Evan Lentz and Casey Lambert spent the summer of 2018 as undergraduate interns scouting for diseases and insects at vineyards and small fruit farms throughout the state with the iPiPE grant through the National Institute for Food and Agriculture.
iPIPE is the Integrated Pest Information Platform for Extension and Education. It’s a weather and pest-tracking tool for growers to use. The program uses technology to categorize endemic pests, users, and data. Extension Educator Mary Concklin has a two-year iPiPe grant.
“We collected information on farms, uploaded it to iPiPE, and shared our results with the growers,” Evan says. “I got to know many of the farmers and
their day-to-day routines. Some of them really cared that we were at the farm, and we were a resource to help with their problems.”
Evan graduated in May of 2019 with a major in Sustainable Plant and Soil Systems, and a minor in Ecology and Evolutionary Biology. He starts graduate school in the fall. “I highly recommend Extension internships to anyone, in any major,” he concludes.
UConn Extension has been adding new programs in Sustainable Food Systems over the past couple of years. Extension Educator Jiff Martin is helping to coordinate a team of talented individuals as they build these programs. “I am more of a generalist than a specialist, so for me teamwork is pretty essential to getting things done,” Jiff says. She points out that food issues can bring a variety of people together naturally – much like cooking together and eating together. She also notes, “There are enormous challenges ahead if we really want to see a sustainable food system that meets our needs for fresh, healthy, affordable food today without jeopardizing the ability of future generations from doing the same. That’s why I believe most of the work around sustainable food systems nationally tends to depend on regional collaborations and coalitions.”
The Scaling Up Program for Beginning Farmers, funded by USDA, is a three-year outreach and training program for new and beginner farmers in Connecticut. “In the whole farm planning activity of this program, an extension educator team will work intensively with at least 10 beginning farmers over three years, helping them navigate multiple challenges as they scale up their farm enterprises into full-time viable and growing operations,” Jiff begins. Areas of education for the whole farm planning participants include: business management, IPM, crop planning, labor management, equipment use, conservation, land access and tenure. “We will also develop a set of new training tools and curriculum to help beginner farmers acquire Farm Management skills in the core areas of production planning, infrastructure decisions, and non-production management. Extension educators in the Scaling Up Program include: Jude Boucher, Leanne Pundt, Joe Bonelli and Mary Concklin. The team also hired Eero Ruuttila to serve as the Sustainable Agriculture specialist and Kip Kolesinskas as the Land Conservation specialist. An advisory team of farmers and agricultural professionals are also working with the team, as well as partner organizations: CT NOFA, New CTFarmers Alliance, CAES and Land for Good.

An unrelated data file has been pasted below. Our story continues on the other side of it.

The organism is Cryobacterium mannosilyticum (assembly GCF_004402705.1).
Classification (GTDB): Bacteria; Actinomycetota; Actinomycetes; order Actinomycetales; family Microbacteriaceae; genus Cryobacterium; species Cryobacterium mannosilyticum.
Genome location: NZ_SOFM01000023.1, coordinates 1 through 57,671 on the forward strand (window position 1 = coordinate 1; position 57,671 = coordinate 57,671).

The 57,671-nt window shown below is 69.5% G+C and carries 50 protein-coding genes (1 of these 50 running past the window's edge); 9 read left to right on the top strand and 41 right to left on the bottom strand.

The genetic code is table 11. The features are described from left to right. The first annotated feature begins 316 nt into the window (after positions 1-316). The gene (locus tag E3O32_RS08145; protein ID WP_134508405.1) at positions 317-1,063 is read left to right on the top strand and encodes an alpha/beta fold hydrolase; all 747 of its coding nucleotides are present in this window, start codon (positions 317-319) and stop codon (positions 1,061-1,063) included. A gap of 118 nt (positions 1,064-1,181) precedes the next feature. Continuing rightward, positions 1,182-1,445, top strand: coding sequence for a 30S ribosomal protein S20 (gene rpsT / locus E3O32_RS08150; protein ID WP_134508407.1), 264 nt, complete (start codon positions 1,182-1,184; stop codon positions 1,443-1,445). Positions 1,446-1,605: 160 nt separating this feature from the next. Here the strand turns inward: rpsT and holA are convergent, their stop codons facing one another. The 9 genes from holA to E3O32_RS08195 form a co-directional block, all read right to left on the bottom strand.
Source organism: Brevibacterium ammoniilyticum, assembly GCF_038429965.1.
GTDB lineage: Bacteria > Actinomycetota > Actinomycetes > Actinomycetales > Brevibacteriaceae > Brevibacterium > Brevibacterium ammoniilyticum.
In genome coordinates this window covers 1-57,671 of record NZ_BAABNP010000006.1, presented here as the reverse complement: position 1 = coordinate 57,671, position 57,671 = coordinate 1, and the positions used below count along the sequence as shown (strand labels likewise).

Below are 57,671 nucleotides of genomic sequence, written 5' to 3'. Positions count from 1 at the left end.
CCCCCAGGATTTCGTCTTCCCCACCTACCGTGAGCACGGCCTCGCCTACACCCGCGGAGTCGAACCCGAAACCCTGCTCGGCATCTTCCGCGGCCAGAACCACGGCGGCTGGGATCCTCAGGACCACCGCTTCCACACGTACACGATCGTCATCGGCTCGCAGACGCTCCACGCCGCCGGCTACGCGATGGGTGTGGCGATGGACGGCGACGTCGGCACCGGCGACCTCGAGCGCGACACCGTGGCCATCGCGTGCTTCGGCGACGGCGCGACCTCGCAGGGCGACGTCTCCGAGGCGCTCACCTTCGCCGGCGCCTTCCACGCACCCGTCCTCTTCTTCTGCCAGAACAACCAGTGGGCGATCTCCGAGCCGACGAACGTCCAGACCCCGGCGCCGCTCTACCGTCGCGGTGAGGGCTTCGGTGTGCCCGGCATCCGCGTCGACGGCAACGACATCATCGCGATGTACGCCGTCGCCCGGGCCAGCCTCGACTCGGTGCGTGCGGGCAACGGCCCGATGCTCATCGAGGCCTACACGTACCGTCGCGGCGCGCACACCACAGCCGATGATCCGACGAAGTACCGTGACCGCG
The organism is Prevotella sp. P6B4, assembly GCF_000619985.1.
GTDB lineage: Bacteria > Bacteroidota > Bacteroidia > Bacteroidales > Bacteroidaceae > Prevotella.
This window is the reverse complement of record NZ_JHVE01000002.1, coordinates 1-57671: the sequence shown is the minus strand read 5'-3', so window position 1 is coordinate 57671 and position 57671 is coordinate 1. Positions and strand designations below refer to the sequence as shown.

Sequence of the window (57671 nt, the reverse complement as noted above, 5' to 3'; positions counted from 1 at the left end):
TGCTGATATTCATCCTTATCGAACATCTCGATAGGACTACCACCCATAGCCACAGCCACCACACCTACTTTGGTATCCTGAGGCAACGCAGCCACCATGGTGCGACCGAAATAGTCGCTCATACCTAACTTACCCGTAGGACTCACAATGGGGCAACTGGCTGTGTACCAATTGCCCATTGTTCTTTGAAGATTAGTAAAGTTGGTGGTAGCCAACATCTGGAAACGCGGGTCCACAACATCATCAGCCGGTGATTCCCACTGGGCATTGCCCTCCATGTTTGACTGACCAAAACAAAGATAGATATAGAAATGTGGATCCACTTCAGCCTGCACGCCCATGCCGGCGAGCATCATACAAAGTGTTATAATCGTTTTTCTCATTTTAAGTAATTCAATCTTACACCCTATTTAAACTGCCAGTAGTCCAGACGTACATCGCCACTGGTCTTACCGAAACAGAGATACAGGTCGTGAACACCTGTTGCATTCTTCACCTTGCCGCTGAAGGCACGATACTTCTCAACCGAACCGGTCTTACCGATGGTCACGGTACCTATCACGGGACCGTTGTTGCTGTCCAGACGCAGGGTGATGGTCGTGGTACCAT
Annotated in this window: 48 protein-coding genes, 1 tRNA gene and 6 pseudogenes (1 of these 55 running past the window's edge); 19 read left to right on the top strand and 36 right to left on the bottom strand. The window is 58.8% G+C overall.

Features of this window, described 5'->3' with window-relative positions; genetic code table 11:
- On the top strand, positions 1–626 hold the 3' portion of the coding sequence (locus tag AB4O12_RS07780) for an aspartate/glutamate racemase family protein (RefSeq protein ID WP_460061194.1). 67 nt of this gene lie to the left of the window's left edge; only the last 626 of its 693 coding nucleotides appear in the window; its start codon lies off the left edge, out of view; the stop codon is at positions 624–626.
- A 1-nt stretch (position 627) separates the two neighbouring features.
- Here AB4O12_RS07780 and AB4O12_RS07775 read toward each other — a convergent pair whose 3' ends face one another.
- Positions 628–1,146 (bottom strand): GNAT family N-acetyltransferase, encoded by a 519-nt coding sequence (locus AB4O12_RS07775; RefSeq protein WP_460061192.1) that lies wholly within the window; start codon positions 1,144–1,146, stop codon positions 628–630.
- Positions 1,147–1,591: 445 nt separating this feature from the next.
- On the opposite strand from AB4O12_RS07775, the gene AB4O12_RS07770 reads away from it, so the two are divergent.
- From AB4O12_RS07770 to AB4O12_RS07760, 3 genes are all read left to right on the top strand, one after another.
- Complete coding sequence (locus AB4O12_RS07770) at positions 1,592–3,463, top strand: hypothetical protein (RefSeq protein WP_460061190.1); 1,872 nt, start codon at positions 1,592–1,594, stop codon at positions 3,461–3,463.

FoodCorps CT is a service program for college graduates focused on improving school food environments via school gardens, nutrition education, and farm to school. Five FoodCorps service members are working in the following school districts: Bridgeport, New Haven, Windham, New Britain and Norwich. The FoodCorps fellow, Dana Stevens is based out of the Tolland County Extension Center. “FoodCorps service members are incredibly motivated and effective, and it’s inspiring to see what this ‘boots on the ground’ program can do to excite children about healthy, fresh food,” Jiff says. “The service members, partner organizations and advisory team are another group of experienced and talented people who together are making FoodCorps CT into a model program. “ Extension and UConn team members include: Maryann Fusco-Rollins, Erica Benvenuti, Heather Pease, Heather Peracchio, Tina Dugdale and Linda Drake.
The BuyCTGrown project is building the #1 online hub for our community of consumers who are ready to discover and experience local Connecticut agriculture. UConn Extension is partnering with CitySeed, a non-profit in New Haven, as we plan to redesign the website, www.BuyCTGrown.com and launch the 10% campaign in 2013. “The 10% Campaign is a great concept modeled on a project from North Carolina. It engages consumers and others that are already excited about local agriculture and tracks the economic impact that occurs when consumers, chefs, food service directors and produce buyers make a commitment to buying 10% local.” My vision is that other extension educators will want to join the 10% Campaign as local campaign coordinators, in the same manner that North Carolina Extension has mobilized over 100 coordinators. UConn Extension team members Ben Campbell and Nancy Barrett have been working with Jiff, as well as CT Dept. of Agriculture, CT Farm Bureau, and CT NOFA on laying the groundwork for the 10% Campaign.
Tapping into the local food movement and a growing interest in ‘collective impact’ strategies, on December 4th, over 80 individuals gathered at the Middlesex County Extension Center to launch the Connecticut Food System Alliance. Jiff and a planning team of 8 partner organizations worked over several months with a facilitator to lay the groundwork for this statewide network of food system leaders, practitioners, and stakeholders. A new listserv was also launched in tandem: CT_Food_System_Leader-L. “The timing is right for this sort of network and there is real pent-up opportunity for more collaboration, alignment, and joint action,” Jiff states. Extension team members that have participated so far include Mike O’Neill, Bonnie Burr, Diane Hirsch, Joe Bonelli, and Linda Drake.